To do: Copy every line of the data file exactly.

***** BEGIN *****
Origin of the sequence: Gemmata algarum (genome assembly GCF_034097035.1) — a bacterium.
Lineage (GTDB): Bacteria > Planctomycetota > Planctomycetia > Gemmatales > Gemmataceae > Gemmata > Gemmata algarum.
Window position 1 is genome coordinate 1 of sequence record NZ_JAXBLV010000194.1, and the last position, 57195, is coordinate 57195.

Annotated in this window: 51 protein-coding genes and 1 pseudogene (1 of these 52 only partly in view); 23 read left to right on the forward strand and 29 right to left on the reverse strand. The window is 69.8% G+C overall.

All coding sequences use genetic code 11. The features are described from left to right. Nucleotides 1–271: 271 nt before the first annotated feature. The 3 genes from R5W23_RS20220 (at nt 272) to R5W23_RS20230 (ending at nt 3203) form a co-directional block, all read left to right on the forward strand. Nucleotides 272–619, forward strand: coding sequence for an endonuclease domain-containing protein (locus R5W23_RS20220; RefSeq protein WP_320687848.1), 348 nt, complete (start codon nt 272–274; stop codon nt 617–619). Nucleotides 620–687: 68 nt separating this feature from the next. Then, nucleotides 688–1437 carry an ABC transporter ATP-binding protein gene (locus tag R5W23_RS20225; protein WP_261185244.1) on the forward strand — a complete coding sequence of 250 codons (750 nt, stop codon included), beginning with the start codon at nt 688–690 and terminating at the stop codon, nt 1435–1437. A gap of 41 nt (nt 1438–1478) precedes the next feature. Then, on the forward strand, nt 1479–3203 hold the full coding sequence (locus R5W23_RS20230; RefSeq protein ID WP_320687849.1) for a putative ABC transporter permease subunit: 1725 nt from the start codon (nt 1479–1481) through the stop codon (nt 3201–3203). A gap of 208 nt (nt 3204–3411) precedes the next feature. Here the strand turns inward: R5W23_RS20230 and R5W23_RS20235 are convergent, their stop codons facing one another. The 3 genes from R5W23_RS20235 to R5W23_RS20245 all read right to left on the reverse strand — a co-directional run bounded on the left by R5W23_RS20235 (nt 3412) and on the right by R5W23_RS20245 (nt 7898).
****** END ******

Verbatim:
Origin of the sequence: Gemmata algarum (genome assembly GCF_034097035.1) — a bacterium.
Lineage (GTDB): Bacteria > Planctomycetota > Planctomycetia > Gemmatales > Gemmataceae > Gemmata > Gemmata algarum.
Window position 1 is genome coordinate 1 of sequence record NZ_JAXBLV010000194.1, and the last position, 57195, is coordinate 57195.

Annotated in this window: 51 protein-coding genes and 1 pseudogene (1 of these 52 only partly in view); 23 read left to right on the forward strand and 29 right to left on the reverse strand. The window is 69.8% G+C overall.

All coding sequences use genetic code 11. The features are described from left to right. Nucleotides 1–271: 271 nt before the first annotated feature. The 3 genes from R5W23_RS20220 (at nt 272) to R5W23_RS20230 (ending at nt 3203) form a co-directional block, all read left to right on the forward strand. Nucleotides 272–619, forward strand: coding sequence for an endonuclease domain-containing protein (locus R5W23_RS20220; RefSeq protein WP_320687848.1), 348 nt, complete (start codon nt 272–274; stop codon nt 617–619). Nucleotides 620–687: 68 nt separating this feature from the next. Then, nucleotides 688–1437 carry an ABC transporter ATP-binding protein gene (locus tag R5W23_RS20225; protein WP_261185244.1) on the forward strand — a complete coding sequence of 250 codons (750 nt, stop codon included), beginning with the start codon at nt 688–690 and terminating at the stop codon, nt 1435–1437. A gap of 41 nt (nt 1438–1478) precedes the next feature. Then, on the forward strand, nt 1479–3203 hold the full coding sequence (locus R5W23_RS20230; RefSeq protein ID WP_320687849.1) for a putative ABC transporter permease subunit: 1725 nt from the start codon (nt 1479–1481) through the stop codon (nt 3201–3203). A gap of 208 nt (nt 3204–3411) precedes the next feature. Here the strand turns inward: R5W23_RS20230 and R5W23_RS20235 are convergent, their stop codons facing one another. The 3 genes from R5W23_RS20235 to R5W23_RS20245 all read right to left on the reverse strand — a co-directional run bounded on the left by R5W23_RS20235 (nt 3412) and on the right by R5W23_RS20245 (nt 7898).